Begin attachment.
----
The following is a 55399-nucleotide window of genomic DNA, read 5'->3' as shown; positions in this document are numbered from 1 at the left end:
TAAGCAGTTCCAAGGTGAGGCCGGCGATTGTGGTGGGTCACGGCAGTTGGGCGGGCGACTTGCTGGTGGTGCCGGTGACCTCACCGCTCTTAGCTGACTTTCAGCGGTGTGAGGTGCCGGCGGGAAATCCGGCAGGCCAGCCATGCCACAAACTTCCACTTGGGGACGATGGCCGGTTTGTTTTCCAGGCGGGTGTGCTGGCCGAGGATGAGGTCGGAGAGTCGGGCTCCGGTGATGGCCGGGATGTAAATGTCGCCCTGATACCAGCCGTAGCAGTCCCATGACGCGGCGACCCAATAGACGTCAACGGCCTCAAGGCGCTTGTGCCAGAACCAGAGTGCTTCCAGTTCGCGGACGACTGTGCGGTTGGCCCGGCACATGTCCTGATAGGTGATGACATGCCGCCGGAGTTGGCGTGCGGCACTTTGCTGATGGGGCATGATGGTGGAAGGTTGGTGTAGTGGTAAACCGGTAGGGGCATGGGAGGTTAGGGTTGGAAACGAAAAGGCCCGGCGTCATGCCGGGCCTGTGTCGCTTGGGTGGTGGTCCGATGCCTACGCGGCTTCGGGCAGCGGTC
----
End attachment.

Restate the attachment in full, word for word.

The following is a 55399-nucleotide window of genomic DNA, read 5'->3' as shown; positions in this document are numbered from 1 at the left end:
TAAGCAGTTCCAAGGTGAGGCCGGCGATTGTGGTGGGTCACGGCAGTTGGGCGGGCGACTTGCTGGTGGTGCCGGTGACCTCACCGCTCTTAGCTGACTTTCAGCGGTGTGAGGTGCCGGCGGGAAATCCGGCAGGCCAGCCATGCCACAAACTTCCACTTGGGGACGATGGCCGGTTTGTTTTCCAGGCGGGTGTGCTGGCCGAGGATGAGGTCGGAGAGTCGGGCTCCGGTGATGGCCGGGATGTAAATGTCGCCCTGATACCAGCCGTAGCAGTCCCATGACGCGGCGACCCAATAGACGTCAACGGCCTCAAGGCGCTTGTGCCAGAACCAGAGTGCTTCCAGTTCGCGGACGACTGTGCGGTTGGCCCGGCACATGTCCTGATAGGTGATGACATGCCGCCGGAGTTGGCGTGCGGCACTTTGCTGATGGGGCATGATGGTGGAAGGTTGGTGTAGTGGTAAACCGGTAGGGGCATGGGAGGTTAGGGTTGGAAACGAAAAGGCCCGGCGTCATGCCGGGCCTGTGTCGCTTGGGTGGTGGTCCGATGCCTACGCGGCTTCGGGCAGCGGTC